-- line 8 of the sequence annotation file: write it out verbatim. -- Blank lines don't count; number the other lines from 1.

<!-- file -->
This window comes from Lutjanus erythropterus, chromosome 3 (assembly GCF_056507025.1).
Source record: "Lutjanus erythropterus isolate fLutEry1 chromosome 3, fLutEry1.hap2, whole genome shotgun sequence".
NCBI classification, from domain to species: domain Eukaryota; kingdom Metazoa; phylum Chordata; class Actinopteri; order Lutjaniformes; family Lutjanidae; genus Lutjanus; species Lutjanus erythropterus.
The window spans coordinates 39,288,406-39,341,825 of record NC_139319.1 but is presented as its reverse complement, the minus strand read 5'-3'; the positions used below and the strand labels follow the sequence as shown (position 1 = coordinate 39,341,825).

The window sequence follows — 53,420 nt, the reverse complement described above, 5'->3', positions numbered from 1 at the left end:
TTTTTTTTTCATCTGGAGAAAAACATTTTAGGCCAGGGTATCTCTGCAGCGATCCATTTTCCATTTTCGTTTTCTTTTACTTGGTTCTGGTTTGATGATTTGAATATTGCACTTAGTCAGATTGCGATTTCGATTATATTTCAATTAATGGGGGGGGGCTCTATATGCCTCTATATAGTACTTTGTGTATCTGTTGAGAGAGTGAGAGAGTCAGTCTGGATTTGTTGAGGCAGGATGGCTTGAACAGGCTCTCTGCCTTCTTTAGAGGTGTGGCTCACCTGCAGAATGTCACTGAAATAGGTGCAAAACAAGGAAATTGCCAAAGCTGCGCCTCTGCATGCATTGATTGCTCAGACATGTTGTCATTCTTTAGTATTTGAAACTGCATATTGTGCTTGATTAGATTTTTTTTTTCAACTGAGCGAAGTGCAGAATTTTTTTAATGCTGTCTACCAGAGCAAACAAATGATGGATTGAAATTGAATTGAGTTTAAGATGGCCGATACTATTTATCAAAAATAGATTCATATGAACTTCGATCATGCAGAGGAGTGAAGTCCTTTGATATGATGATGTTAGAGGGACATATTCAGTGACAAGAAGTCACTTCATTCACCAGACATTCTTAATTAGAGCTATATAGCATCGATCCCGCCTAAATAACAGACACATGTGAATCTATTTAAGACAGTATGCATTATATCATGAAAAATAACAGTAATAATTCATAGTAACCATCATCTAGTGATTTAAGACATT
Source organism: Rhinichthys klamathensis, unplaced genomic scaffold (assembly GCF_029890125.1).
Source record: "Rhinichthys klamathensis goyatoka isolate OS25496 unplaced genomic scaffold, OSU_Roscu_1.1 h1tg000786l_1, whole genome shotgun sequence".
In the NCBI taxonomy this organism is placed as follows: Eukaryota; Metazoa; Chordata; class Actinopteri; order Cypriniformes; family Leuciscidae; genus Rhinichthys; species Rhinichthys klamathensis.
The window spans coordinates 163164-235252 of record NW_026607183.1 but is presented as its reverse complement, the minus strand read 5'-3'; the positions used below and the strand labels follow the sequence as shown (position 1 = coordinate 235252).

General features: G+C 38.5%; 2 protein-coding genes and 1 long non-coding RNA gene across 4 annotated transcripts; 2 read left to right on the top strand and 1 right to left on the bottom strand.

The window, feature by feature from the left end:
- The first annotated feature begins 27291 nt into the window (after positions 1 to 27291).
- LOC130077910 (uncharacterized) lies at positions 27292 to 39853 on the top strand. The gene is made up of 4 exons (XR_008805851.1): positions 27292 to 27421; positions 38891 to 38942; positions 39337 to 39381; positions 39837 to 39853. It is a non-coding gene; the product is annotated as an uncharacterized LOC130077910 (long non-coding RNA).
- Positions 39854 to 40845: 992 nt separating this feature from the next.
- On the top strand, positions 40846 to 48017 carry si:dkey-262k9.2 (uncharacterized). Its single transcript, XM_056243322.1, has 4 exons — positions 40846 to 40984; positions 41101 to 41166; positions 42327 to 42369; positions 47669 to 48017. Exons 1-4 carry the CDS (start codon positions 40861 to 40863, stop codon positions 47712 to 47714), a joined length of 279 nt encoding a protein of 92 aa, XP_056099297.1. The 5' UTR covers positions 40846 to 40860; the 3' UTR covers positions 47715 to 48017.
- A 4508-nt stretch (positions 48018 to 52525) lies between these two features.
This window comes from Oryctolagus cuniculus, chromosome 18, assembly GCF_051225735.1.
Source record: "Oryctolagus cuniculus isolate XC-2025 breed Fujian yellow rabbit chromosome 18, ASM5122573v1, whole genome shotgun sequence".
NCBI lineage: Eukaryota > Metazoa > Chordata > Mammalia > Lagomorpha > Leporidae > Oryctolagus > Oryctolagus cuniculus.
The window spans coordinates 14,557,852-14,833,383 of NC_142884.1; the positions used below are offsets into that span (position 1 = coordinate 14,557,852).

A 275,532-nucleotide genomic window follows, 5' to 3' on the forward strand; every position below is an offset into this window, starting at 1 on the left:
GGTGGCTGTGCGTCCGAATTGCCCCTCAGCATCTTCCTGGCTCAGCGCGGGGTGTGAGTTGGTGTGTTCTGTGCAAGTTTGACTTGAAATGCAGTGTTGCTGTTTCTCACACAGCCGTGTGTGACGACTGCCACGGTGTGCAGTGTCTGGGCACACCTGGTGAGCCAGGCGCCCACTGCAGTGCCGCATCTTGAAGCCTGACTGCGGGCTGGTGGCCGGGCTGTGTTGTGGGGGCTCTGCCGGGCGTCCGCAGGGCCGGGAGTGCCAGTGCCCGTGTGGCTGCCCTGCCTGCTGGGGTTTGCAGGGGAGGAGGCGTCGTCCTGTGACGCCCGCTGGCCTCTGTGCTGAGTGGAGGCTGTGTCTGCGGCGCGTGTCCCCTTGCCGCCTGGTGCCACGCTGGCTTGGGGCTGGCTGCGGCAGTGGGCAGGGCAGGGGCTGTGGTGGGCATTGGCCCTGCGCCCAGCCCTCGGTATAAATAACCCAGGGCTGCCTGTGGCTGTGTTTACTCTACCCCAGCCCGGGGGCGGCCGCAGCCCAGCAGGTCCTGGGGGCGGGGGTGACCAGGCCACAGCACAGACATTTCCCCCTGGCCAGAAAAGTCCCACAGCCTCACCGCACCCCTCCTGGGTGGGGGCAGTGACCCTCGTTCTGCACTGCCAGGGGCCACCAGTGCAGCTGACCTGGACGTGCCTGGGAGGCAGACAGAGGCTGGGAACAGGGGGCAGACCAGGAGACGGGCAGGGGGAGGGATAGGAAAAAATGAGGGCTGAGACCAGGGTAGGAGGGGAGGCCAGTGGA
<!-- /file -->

Source record: "Rhinichthys klamathensis goyatoka isolate OS25496 unplaced genomic scaffold, OSU_Roscu_1.1 h1tg000786l_1, whole genome shotgun sequence".